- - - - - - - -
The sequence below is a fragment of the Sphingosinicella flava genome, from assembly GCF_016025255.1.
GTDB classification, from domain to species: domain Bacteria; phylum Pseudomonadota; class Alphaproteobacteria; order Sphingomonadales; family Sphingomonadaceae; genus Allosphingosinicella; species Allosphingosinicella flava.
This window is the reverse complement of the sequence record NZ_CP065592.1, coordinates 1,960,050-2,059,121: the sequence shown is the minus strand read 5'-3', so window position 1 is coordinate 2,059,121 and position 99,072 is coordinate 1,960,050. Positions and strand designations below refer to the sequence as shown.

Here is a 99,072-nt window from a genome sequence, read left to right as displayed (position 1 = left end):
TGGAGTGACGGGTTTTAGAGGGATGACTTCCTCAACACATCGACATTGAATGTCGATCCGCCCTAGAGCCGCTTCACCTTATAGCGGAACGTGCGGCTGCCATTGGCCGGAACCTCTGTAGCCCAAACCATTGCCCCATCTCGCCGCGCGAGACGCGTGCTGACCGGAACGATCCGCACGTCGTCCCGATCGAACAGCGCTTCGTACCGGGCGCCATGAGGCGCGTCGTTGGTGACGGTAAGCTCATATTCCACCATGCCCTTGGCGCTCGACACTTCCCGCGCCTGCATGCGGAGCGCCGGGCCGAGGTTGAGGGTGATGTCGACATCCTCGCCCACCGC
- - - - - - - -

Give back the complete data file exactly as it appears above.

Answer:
The sequence below is a fragment of the Sphingosinicella flava genome, from assembly GCF_016025255.1.
GTDB classification, from domain to species: domain Bacteria; phylum Pseudomonadota; class Alphaproteobacteria; order Sphingomonadales; family Sphingomonadaceae; genus Allosphingosinicella; species Allosphingosinicella flava.
This window is the reverse complement of the sequence record NZ_CP065592.1, coordinates 1,960,050-2,059,121: the sequence shown is the minus strand read 5'-3', so window position 1 is coordinate 2,059,121 and position 99,072 is coordinate 1,960,050. Positions and strand designations below refer to the sequence as shown.

Here is a 99,072-nt window from a genome sequence, read left to right as displayed (position 1 = left end):
TGGAGTGACGGGTTTTAGAGGGATGACTTCCTCAACACATCGACATTGAATGTCGATCCGCCCTAGAGCCGCTTCACCTTATAGCGGAACGTGCGGCTGCCATTGGCCGGAACCTCTGTAGCCCAAACCATTGCCCCATCTCGCCGCGCGAGACGCGTGCTGACCGGAACGATCCGCACGTCGTCCCGATCGAACAGCGCTTCGTACCGGGCGCCATGAGGCGCGTCGTTGGTGACGGTAAGCTCATATTCCACCATGCCCTTGGCGCTCGACACTTCCCGCGCCTGCATGCGGAGCGCCGGGCCGAGGTTGAGGGTGATGTCGACATCCTCGCCCACCGC